The Godmothers: Midhampton. Little orphan Elsie is staying with her aunt’s family while Grandad Albert Piers is in hospital. Back home, she tells the grown-ups, she has three godmothers – Madge, Dorothy and Selina – who “live on the other side of the walls of our sitting room. Grandfather has even promised to introduce her to them one day!
What a marvellous imagination the child has! And, of course, we shouldn’t read too much into the fact that old man Piers was a plasterer by trade, or that three local prostitutes mysteriously vanished in the mid-1890’s …

Ballet Negre: “We are hungry. Oh, so hungry.” Notting Hill, West London. Simon Cust, a tenacious journalist with the Daily Echo, is intent on an interview with the male and female leads in the touring ‘Ballet Negre du Port-au-Prince’. Their manager, Emanuel Louis regretfully informs him that his request is impossible to comply with, so Simon tracks them back to their hotel. Too late, he wishes he hadn’t.

The Interloper: Saint Dominique, a small island on the Carribean, is owned outright by Lavinia ‘Larry’ Mason. Larry lives there with a small coloney of women. A lesbian, she is also a man hater, having been brutally gang-raped by the SS in her youth. Her closest companion is Hermoine Woodstock, a widow whose teenage daughter Gillian has lived on the island since she was 18 months old and hasn’t seen a man in all these years – until a half-drowned, badly injured sailor is washed up on the shore …

‘Dance Little Lady’: Juvenile delinquents Buzz, Lofty and Rosie are trying to evade the police after a run-in with west Indian youths in The Golden Plover. They break into a building and contrive to get themselves locked in for the night. Turns out it’s a mortuary. Still, they’ve plenty of booze, a transistor radio, a good-looking stiff to dance with, and Rosie’s apparently a soft touch …

Text For Today: Rev. Herbert Wessel and wife May are on missionary work in Namavava. The living is idyllic until a rapist is murdered by members of his victim’s outraged family. The killers are caged awaiting trial when one of the Reverend’s boys has a Bible-inspired bright idea and resolves to help the Holy pair overcome their language difficulties …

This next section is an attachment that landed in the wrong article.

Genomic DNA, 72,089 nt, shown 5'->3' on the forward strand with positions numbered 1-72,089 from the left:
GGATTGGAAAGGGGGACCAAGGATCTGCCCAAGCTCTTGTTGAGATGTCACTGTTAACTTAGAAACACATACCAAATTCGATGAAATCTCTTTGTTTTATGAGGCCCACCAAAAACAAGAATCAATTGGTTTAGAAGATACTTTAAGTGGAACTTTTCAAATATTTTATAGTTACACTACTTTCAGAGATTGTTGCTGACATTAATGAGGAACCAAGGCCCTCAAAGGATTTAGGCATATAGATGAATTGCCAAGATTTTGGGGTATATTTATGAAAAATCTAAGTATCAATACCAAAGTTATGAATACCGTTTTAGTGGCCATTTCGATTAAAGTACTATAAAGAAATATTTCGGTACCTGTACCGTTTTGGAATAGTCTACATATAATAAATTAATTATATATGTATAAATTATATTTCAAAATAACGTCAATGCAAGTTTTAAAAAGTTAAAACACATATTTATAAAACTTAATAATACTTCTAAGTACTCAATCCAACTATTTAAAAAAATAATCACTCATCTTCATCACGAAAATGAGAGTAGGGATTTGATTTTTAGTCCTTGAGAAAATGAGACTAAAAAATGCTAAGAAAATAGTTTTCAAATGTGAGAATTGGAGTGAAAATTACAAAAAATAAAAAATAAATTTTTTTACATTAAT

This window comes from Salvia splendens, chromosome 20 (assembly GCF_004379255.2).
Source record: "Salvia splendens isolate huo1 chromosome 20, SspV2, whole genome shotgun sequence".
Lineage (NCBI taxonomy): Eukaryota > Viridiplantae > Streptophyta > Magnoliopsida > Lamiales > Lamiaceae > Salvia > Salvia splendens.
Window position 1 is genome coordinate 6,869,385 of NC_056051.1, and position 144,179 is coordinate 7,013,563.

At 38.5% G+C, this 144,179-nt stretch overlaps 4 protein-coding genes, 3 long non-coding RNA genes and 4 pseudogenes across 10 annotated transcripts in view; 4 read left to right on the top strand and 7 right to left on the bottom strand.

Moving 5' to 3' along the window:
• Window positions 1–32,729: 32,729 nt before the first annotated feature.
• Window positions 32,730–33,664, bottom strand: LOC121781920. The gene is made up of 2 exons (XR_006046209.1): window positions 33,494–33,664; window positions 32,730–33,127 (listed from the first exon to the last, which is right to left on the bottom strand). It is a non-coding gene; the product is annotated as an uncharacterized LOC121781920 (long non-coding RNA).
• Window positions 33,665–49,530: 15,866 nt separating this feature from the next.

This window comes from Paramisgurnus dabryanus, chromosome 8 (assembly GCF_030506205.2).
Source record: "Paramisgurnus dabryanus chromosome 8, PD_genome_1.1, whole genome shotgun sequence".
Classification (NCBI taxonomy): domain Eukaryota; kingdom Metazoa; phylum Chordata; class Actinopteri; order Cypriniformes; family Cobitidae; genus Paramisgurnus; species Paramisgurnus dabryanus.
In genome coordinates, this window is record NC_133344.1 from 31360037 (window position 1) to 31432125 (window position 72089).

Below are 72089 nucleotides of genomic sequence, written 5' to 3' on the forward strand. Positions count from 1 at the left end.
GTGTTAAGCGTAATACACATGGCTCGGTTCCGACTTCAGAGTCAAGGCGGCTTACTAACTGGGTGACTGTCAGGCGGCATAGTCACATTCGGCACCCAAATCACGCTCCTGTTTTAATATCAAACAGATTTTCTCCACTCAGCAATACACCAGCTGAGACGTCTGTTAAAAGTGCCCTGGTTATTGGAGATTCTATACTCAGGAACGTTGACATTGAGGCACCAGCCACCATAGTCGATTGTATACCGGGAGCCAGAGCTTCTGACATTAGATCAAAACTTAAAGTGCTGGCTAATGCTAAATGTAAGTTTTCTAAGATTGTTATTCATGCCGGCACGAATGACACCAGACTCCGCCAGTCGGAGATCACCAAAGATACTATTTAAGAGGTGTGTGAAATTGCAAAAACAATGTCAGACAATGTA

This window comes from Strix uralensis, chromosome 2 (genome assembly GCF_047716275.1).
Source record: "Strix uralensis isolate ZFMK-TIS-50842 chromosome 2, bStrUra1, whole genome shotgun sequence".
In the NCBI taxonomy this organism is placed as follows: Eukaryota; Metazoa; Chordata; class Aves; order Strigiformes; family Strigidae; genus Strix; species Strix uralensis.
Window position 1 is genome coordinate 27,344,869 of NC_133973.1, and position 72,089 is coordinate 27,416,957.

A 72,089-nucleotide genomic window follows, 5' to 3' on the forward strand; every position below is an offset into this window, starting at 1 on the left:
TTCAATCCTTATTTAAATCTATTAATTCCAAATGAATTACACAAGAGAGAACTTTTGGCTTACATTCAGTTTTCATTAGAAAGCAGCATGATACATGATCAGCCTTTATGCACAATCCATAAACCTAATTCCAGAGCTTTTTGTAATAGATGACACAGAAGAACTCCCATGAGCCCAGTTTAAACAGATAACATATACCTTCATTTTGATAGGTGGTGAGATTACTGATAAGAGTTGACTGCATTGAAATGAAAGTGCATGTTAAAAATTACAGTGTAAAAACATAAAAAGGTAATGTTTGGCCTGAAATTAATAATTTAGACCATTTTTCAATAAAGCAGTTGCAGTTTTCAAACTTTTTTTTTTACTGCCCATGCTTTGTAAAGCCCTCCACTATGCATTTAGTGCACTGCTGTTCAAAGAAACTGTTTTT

Little Boy Blue: Cleeness, Lincolnshire. Moira Lattern takes son Oliver to a holiday home to recuperate after an illness. Oliver is soon playmates with Sammy, another youngster who Moira at first takes to be her little boy’s imaginary friend. A photograph in an old album of a lad in a sailor suit soon disillusions her of this and, after a leisurely build-up, the story picks up a gear as it moves toward its inevitable horrifying climax on the quicksands.

The Lesson: Oscar Landmore gets drunk at Rupert and Gina’s party. Their son, little Milo, is fond of his uncle Oscar because he always plays games with him, and tonight is no exception. Milo ties ‘the Martian leader’ to a chair and goes off to bed. Rupert finds him but decides to leave him there as a lesson while he and his wife go out to pick up a takeaway. It’s only on the way back that Rupert remembers that Oscar has a plastic bag tied over his head. Frantic, he puts his foot down, and …

The Cross: The mercy killing of La-Li, a puny little creature and one of few who survived the conquest of their revolting little planet. One of Birkin’s relatively rare excursions into Science Fiction. cheerfully misanthropic.